Starting my “Commonplace Book”

Ryan Holiday is one of my favourite authors, penning books such as The Obstacle is the Way and Ego is the Enemy. His blog and his books introduced me to the concept of stoic optimism, which I try to apply to my daily life as much as possible.

While reading through his blog I came across a post discussing a “commonplace book“, a single repository of all the info collected from reading. For the past year I have read more non-fiction, while also marking pages of interest. The pages of interest sometimes apply to anecdotes or random facts but sometimes they are simply quotes or pieces of advice I want to remember. I realized (too late) that all this reading wasn’t resulting in as much retention or action as I hoped. Due to this, I wanted to try starting my own commonplace book.

The commonplace book is something I have put off for a while now, and as Holiday says in the linked post, the longer you put it off the harder it is to start. It is intimidating to look at all the books and marked pages I have, and know I have to transcribe them now. Holiday uses 4×6 index cards and categorizes them by themes e.g writing, books, education. I was tempted just to type out my notes, but I do remember all the lessons The Shallows taught me, analyzing how writing helps retention. This is part of the reason I never used a laptop to take notes in college.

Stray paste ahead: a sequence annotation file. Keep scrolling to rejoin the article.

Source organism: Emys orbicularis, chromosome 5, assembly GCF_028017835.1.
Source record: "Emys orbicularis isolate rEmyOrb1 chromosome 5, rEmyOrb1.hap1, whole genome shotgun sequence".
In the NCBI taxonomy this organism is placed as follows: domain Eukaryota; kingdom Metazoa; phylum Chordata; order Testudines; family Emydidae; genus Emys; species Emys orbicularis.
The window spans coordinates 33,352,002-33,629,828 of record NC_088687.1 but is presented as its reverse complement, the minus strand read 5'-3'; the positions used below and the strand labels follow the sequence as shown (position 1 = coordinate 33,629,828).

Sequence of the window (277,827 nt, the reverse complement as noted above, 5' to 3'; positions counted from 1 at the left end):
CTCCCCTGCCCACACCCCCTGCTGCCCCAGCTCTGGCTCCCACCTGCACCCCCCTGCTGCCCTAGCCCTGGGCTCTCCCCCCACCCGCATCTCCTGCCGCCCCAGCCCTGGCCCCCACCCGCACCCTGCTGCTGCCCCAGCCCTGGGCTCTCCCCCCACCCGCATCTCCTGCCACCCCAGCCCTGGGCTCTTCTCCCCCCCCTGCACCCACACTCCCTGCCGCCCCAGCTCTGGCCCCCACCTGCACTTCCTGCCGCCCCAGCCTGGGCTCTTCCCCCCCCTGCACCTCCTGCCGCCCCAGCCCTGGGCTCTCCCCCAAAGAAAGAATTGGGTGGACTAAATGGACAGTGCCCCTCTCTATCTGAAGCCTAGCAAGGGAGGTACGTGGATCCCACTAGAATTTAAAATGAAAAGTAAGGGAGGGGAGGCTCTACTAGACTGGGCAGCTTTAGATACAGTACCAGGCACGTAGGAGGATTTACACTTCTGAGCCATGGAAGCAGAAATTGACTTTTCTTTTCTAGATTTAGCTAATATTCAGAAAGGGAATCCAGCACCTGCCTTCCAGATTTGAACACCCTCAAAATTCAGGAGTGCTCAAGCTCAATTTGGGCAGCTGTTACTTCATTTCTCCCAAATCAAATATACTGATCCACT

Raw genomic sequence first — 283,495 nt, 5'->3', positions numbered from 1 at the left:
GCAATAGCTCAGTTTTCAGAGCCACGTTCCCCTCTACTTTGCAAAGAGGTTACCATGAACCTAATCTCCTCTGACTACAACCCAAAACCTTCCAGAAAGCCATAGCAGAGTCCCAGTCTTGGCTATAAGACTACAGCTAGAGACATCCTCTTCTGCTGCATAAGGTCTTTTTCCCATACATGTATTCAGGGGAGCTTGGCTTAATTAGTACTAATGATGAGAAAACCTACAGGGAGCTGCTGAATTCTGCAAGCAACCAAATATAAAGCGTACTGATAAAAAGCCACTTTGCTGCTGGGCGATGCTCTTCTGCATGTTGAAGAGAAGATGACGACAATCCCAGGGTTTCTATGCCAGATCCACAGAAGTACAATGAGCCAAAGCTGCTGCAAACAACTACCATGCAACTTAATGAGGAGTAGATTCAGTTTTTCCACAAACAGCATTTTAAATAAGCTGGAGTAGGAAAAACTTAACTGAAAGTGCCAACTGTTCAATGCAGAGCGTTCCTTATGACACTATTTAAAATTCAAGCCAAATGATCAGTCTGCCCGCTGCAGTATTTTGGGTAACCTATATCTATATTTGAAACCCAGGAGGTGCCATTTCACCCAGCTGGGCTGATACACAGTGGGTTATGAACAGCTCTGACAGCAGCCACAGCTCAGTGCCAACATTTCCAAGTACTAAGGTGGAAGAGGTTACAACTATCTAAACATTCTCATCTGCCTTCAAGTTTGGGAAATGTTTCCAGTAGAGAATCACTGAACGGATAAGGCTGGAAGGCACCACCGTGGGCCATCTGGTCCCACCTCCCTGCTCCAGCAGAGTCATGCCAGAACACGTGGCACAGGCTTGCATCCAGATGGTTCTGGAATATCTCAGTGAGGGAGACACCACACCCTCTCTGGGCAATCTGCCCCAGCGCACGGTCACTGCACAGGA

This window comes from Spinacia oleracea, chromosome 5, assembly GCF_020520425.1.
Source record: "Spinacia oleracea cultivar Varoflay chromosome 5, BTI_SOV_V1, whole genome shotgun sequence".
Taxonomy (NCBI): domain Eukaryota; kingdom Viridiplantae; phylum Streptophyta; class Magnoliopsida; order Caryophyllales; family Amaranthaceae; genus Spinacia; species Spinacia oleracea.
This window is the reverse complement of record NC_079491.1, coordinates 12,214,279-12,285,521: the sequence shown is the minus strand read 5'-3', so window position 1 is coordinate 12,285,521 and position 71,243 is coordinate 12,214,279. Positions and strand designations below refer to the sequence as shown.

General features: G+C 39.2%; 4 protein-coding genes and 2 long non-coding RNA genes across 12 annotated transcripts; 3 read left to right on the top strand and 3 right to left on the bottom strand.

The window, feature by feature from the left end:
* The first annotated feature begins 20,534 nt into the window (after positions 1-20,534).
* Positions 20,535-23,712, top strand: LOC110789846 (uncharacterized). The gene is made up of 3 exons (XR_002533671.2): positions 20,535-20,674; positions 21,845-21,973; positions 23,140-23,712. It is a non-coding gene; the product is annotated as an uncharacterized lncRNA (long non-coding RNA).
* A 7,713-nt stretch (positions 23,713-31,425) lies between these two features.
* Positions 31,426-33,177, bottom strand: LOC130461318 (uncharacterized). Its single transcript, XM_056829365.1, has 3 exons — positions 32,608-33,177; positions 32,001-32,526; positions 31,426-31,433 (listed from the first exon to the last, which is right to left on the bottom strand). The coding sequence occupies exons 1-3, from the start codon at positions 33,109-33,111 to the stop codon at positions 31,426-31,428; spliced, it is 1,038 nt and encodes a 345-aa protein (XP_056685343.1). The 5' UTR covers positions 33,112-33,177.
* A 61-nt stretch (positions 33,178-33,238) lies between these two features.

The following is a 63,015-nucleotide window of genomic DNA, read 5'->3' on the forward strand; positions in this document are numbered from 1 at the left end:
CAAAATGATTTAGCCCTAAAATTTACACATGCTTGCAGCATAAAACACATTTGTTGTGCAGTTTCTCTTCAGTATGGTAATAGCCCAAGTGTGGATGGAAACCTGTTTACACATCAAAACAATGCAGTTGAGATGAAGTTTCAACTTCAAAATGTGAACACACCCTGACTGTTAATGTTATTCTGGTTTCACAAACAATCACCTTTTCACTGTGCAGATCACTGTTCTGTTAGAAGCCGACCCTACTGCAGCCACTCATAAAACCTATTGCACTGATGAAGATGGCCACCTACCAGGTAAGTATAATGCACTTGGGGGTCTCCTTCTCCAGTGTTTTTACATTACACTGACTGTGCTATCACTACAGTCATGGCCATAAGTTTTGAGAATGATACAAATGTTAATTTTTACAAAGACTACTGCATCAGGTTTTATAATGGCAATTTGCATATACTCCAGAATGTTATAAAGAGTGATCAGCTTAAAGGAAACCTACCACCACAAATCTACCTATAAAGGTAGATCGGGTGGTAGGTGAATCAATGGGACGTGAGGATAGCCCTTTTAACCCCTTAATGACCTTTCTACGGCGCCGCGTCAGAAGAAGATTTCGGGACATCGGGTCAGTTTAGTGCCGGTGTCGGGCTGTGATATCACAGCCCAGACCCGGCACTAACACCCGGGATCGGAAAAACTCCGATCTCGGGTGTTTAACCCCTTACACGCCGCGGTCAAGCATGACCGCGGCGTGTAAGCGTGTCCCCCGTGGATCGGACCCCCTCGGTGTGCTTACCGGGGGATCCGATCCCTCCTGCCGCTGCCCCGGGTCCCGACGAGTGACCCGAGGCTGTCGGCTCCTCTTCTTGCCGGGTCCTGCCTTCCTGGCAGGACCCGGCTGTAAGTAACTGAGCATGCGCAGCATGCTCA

Although the scope of this project makes me want to just type everything out, I want to try committing to writing everything instead. As time goes on, storage may be an issue, and maybe at some later time I’ll decide to just type everything out. For now, I want to stick to writing it out. I have already copied over notes from three books, and have decided I will try to do more on saturday. Afterwards, I will try to add notes from at least one new book every week. Trying to copy everything over at one time is an intimidating project, and I don’t want the dread of taking that project on to dissuade me from doing anything.

Aside from retention, writing out the notes also forces me to be more selective with what I transcribe. I can make quick references to anecdotes (e.g. Mastery, page 30) but I only choose to write out the words that will give me the most value if I skim through my commonplace book.

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